Prime Minister should adopt no nonsense Thatcher-style tactics in her negotiations with Brussels

Why so timid, Theresa?

Tuesday, 7th August 2018, 1:22 pm
Updated Friday, 31st August 2018, 5:21 pm
Chris Moncrieff

Number 10 Downing Street wasted no time in demonstrating coolness towards International Trade Secretary Liam Fox, who accused the Brussels negotiators of “intransigence”, adding that the prospects of a no-deal Brexit were growing.

That is the sort of straight-talking language I believe the electorate are yearning to hear from the UK side, as the EU team continue to try to wring every penny and pound of flesh out of Britain, finding fault with any proposal that the Prime Minister puts to them. Yet despite this, Downing Street say they still hope to leave the EU with a good deal.

Since the softly-softly approach seems to have had little effect on Brussels, perhaps a little tub-thumping and hand-bagging might work. I am sure, had Margaret Thatcher been involved in these negotiations she would not have allowed our “opponents” to run rings around us. They would almost certainly have wilted before her no-nonsense rhetoric.

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Prime Minister Margaret Thatcher giving her famous Eurosceptic speech to an international audience at the College of Europe in the Belgian town of Bruges in September 1988. Photo: Rebecca Naden/PA Wire

It is now time - and there is not much of that left - for the Prime Minister to adopt Thatcher-style tactics to demonstrate to Brussels that we are determined to honour the wishes of the majority of the British voters at the referendum.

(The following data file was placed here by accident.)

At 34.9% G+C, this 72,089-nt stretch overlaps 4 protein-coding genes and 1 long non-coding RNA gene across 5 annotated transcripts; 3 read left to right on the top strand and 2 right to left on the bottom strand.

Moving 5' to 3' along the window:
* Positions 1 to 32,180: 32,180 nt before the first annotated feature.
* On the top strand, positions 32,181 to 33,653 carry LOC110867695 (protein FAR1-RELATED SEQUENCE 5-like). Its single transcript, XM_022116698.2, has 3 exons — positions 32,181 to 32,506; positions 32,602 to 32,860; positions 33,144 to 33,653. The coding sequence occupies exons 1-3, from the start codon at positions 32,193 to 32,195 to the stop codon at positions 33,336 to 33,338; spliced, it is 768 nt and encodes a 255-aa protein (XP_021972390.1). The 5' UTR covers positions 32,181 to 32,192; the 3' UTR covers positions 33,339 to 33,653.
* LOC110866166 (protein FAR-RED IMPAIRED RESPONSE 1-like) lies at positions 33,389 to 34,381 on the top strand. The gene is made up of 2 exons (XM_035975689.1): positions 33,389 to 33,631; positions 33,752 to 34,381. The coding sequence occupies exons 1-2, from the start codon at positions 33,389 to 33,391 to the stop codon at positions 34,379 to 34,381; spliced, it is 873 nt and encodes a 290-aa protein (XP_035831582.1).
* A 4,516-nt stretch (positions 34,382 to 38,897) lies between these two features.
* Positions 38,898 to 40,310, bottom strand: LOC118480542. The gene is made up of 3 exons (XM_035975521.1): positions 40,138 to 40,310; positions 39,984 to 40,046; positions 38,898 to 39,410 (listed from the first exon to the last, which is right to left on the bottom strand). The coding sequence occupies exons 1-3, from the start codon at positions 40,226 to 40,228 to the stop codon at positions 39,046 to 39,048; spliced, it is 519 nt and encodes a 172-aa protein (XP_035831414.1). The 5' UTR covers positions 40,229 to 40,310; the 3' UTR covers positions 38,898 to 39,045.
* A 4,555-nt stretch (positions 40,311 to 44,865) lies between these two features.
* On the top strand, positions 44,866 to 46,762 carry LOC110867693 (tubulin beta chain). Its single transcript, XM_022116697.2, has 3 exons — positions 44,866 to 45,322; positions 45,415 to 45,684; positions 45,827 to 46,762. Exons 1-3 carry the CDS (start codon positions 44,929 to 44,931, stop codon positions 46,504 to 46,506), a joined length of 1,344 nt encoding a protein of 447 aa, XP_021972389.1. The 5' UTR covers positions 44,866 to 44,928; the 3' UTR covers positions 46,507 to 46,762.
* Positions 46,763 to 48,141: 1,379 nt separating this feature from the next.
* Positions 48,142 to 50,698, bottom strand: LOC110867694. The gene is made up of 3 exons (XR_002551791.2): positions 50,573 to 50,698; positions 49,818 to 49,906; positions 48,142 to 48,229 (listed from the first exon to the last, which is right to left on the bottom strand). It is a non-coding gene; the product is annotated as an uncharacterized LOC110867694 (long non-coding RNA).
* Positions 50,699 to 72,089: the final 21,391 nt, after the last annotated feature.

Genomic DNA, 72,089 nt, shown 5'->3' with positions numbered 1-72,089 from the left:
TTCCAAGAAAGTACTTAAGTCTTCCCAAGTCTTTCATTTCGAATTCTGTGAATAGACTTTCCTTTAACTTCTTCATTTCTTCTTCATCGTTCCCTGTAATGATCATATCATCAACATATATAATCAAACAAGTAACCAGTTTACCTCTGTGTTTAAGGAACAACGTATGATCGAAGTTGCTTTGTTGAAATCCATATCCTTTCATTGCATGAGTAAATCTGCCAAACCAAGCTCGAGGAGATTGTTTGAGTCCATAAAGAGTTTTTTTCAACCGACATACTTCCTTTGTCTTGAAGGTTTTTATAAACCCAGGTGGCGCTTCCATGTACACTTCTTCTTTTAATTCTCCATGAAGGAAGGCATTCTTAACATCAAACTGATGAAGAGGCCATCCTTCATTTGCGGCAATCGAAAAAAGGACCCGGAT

Beef it up, Prime Minister.

The state of the railways in this country - once the pride of the world - is now little short of a national disgrace and a scandal.

In the south, for well over a year now, thousands of passengers have had to tolerate the grim effect of regular strike action as the dispute over the plan to remove guards on trains rages on, seemingly endlessly.

German Chancellor Angela Merkel, right, with French President Emmanuel Macron, left, and UK Prime Minister Theresa May in Bulgaria in May. Chris Moncrieff says: "The EU try to wring every pound of flesh out of Britain, finding fault with any proposal that the Prime Minister puts to them. Despite this, Downing Street say they still hope to leave the EU with a good deal" (AP Photo/Darko Vojinovic)

And in the north of England ill-thought-out new timetables have led to hundreds of cancellations and delayed services.

Meanwhile the cost of train tickets goes through the roof while passengers have to fight their way on to overcrowded carriages.

Amid all this, Chris Grayling, the Transport Secretary, remains aloof, at arm’s length from the chaos. People wonder why he does not get a grip of this shambles and crack down hard on those incompetent companies who seem to run the system for their own benefit, rather than that of the passengers.

If the Government can move in on the East Coast route, when Virgin and Stagecoach pulled out, surely Grayling could force his way into the shoddy running of the system elsewhere.

Quite a few Tories were against privatising the railways under John Major’s administration. And I am sure these people would be happy to support Labour’s pledge to renationalise the railways if they assume power.

Foreign Secretary Jeremy Hunt was in good company when he told a Chinese audience that his wife was Japanese when in fact she is Chinese.

Margaret Thatcher once publicly expressed her delight at being in what was Malaya when she was, in fact, in Indonesia (something her husband Denis pointed out to her on the platform in an unnecessarily loud whisper).

And whenever a previous Foreign Secretary, Sir Alec Douglas-Home alighted from an aircaft in a foreign land, his wife used to walk just behind him, chanting the name of the country at which they had just arrived.

She was only too well aware that Sir Alec was prone to such gaffes if left to his own devices.

It was inevitable, I suppose, that the ‘experts’ at Tatler magazine who gave us a list of the best-dressed people in the land, should once again have given Westminster a wide berth.

With a few exceptions, you would not notice much Savile Row influence on the inhabitants of the House of Commons.

However, you might have thought the Tatler judges might have at least given a nod to the Prime Minister. Theresa May’s attire is always truly British through and through: modest, impeccable, immaculate. ‘Understated’ is probably the buzz word for that.

Perhaps next year... that is, if Mrs May survives is still at Downing Street.